[0] => Array
       (
           [0] => is me
           [1] => is sentence
           [2] => white sentence
           [3] => white me
       )

In the second array, the ?: part (?:is|white) was matched, but not captured, so the pattern ignores it and moves on to the next subpattern (sentence|me) and attaches it to the second array.

   [1] => Array
       (
           [0] => me
           [1] => sentence
           [2] => sentence
           [3] => me
       )

This is useful if you want to retrieve the content between two different terms without also including the terms used in the capturing of the word you want.  I have an example listed on the PCRE examples page.


lookahead (?= or (?!

This is really more of an example, rather than an explanation.  The following will match two terms and everything between so long as a certain pattern is not located between the two terms.
<?php
$string ="hi, how goes it this is [quote]Bill[quote]Bill meyer[/quote] meyer[/quote] meyer";
$stringo = preg_replace('/\[quote\](?!.*?\[quote\]).*?\[\/quote\]/is', "XXXXXX", $string);  
print $stringo;
echo"<br>$string";
?>



Commenting your PCRE

Occasionally when you are looking through different regular expressions you will come across a couple of octothorpes: # that is in a place that doesn't look like they are doing anything.  Sometimes they are used for inserting comments into complicated expressions for added explanation.  Remember, modifiers are located just before the ending quote as in the following example:

$string=preg_replace('/\{*?\} ?/s', '', $string);

In this case the modifier x is used.  Here is an example of how it would be used:
$string=preg_replace('/# This pattern will match everything between two curly brackets on each line.
\{*?\} ?/x', '', $string);

or
$string=preg_replace('/# This pattern will match everything between two curly brackets no matter how many lines are used.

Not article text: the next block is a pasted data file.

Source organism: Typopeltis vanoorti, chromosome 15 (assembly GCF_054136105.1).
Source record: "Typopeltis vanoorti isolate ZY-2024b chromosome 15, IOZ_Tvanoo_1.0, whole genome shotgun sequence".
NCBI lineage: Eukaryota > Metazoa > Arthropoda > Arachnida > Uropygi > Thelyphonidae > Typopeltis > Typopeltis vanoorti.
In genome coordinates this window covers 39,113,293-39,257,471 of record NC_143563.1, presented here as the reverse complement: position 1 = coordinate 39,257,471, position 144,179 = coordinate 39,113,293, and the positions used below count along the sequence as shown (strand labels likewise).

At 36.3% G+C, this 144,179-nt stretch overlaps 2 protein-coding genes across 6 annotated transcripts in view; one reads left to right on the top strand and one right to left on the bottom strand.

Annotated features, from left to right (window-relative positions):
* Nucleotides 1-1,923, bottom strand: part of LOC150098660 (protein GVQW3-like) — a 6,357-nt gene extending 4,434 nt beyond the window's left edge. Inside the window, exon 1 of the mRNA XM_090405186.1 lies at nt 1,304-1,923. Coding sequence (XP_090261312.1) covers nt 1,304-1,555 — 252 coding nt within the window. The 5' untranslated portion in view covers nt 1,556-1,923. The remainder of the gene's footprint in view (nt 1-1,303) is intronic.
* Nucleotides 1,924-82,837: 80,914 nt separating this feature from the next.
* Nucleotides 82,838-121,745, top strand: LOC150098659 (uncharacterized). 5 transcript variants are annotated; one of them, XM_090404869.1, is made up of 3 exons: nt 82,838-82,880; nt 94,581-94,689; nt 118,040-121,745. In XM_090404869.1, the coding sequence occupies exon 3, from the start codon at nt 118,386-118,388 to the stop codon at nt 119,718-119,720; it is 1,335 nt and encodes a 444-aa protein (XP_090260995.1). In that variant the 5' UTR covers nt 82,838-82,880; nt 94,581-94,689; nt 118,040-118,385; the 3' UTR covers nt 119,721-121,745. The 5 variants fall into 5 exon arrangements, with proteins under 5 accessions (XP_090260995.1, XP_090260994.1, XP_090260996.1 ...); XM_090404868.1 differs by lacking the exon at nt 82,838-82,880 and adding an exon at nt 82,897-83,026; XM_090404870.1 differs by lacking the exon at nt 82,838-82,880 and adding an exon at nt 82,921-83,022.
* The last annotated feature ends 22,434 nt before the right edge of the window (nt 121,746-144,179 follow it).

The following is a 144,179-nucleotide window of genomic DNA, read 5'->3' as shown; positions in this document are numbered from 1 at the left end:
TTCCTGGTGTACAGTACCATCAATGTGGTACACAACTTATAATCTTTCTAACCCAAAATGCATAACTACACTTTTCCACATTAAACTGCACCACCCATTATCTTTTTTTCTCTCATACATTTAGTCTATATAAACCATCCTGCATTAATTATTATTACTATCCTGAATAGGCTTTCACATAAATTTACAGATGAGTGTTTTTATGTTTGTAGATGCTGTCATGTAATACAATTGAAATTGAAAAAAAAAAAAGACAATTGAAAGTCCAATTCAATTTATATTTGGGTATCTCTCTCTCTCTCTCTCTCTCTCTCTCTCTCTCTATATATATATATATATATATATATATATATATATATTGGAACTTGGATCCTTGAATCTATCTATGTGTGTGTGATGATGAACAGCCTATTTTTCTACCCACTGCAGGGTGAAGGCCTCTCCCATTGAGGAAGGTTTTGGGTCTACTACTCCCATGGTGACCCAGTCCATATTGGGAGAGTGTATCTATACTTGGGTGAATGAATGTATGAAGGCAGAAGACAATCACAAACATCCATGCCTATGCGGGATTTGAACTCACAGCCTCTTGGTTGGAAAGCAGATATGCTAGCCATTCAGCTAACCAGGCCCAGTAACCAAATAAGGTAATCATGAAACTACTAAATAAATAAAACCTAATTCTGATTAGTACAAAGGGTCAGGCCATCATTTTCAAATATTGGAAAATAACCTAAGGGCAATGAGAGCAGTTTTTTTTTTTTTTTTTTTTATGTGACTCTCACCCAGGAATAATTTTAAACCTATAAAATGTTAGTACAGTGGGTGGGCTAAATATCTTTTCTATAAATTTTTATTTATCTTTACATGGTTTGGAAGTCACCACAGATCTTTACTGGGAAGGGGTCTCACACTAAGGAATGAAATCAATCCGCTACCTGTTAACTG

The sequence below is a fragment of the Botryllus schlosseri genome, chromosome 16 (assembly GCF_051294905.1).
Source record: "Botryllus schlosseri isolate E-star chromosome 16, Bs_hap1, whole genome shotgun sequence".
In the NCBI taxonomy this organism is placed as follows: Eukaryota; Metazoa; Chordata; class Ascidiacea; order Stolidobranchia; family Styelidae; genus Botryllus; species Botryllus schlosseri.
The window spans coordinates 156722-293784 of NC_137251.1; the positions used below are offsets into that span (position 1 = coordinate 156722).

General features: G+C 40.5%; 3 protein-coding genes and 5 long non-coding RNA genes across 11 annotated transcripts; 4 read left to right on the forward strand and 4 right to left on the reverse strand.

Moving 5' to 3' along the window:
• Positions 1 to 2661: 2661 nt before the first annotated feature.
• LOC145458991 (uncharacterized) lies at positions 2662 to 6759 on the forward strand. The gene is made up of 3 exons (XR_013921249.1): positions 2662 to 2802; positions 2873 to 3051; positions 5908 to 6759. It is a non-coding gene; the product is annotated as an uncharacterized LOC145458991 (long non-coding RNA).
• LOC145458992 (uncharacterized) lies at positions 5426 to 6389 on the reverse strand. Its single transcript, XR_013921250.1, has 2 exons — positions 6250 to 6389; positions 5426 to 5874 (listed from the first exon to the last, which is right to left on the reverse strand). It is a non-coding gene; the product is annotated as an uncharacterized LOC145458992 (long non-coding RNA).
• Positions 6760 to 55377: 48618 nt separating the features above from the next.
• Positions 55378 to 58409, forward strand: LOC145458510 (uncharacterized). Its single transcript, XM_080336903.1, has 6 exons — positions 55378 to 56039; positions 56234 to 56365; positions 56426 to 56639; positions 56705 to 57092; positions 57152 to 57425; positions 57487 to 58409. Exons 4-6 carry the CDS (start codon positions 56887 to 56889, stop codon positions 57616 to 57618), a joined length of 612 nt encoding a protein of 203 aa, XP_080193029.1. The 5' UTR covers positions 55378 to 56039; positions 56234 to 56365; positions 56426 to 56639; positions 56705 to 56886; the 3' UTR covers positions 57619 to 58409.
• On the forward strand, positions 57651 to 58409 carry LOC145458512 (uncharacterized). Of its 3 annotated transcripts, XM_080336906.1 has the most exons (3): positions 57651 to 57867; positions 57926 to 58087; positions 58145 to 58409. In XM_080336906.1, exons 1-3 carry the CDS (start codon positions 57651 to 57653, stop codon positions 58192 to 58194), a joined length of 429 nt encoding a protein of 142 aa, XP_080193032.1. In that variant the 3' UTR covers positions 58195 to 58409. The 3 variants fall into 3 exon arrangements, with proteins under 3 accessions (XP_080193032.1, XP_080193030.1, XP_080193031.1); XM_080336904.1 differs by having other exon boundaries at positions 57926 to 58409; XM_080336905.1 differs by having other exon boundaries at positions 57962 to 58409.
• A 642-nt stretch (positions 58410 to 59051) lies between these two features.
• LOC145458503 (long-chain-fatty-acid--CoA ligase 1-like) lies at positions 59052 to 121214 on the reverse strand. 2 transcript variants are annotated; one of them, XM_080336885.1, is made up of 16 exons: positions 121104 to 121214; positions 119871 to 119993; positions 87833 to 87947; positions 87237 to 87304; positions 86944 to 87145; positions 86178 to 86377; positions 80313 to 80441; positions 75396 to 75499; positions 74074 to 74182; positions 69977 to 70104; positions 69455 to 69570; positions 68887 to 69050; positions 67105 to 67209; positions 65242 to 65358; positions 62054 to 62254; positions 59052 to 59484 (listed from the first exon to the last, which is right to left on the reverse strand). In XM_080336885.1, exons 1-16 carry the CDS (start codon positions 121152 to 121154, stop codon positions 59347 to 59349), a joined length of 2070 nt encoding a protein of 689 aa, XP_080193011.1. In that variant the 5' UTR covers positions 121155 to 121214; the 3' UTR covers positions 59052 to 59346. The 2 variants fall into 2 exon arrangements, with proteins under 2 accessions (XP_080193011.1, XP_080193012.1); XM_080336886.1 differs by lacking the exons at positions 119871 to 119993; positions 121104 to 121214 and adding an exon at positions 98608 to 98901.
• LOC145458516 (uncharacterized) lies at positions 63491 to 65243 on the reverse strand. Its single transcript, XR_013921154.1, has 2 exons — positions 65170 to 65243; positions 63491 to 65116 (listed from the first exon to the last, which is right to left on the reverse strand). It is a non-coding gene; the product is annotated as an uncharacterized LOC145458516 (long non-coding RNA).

\{*?\} ?/xs', '', $string);

Multiple comments
$string=preg_replace('/# comment one.
\{*?\} ?
#comment two
/x', '', $string);

Rules to remember:



ereg() deprecated

Deprecated: Use the preg_replace_callback() instead described under Using functions with PCRE below.

if (eregi($pattern,$string)) echo"found<br><br>";
else {echo "not found";}

Note: This is a little more processor heavy than preg_replace(), so use only when needed.

Note: ereg() functions are part of the POSIX library and have been discontinued in favor of PCRE.  The PCRE is a little more difficult to understand, but is more versatile.  The PCRE engine is also more intelligent and therefore often less processor heavy than PCRE, which is also processor heavy due to its complex analysis of strings.

ereg()


e modifier deprecated
Inserting PHP into your expression


Deprecated: Use the preg_replace_callback() instead described under Using functions with PCRE below.


The e modifier only works with preg_replace and allows you to insert php into your PCRE.
<?php
$text="My favorite comic character is X-23 found in X-Force comics.  found here--><a href="https://www.marvel.com/characters/x-23">X-23</a>.";
$text=preg_replace('/>.*?</e',"str_replace('-','-','$0')",$text);
echo"$text<br><br>";
?>


changes:
My favorite comic character is X-23 found in X-Force comics.  found here--><a href="https://www.marvel.com/characters/x-23">X-23</a>.

to:
My favorite comic character is X–23 found in X–Force comics.  found here––>X–23.

In case you do not see it, the above will replace hyphens with dashes unless it is found within angle brackets, such as <a href="yot–yot">yo–yo</a> or scripts, etc.  In this case the url "yot–yot" is ignored, but yo–yo will be matched.

Note: The e modifier will also backslash double quotes.


Using functions with PCRE

The following code will replace <br> with a space, but only if it is located between <style and /style>

<?php
$summary="<style>th<br>th</style>";
$summary1 = preg_replace_callback('#\<style(.*?)\/style\>#s',
        function ($matches) {
            return str_replace('<br>',' ',$matches[0]);
        },
        $summary
    );
echo "$summary1";
// produces <style>th th</style>
?>


preg_replace_callback() finds all of the matches and puts it into the array $matches which is defined in line 2.  $matches[0] is the entire match including the subpattern (.*?).  If we were to use $matches[1], only the content between <style> and /style> will be matched.

In line 5 we are using a str_replace command to replace the matched content.  This is the second part of the preg_replace_callback() command.

Line 7, $summary, is the original content that the PCRE and function is applied to.

Note: I am not a big fan of user defined functions like the one listed here as I find them harder to understand, however, after a fair amount of searching, I was unable to find another PHP function to replace ereg() or preg_replace() with the e modifier.

preg_replace_callback()


some helpful links


TAGS: pcre, php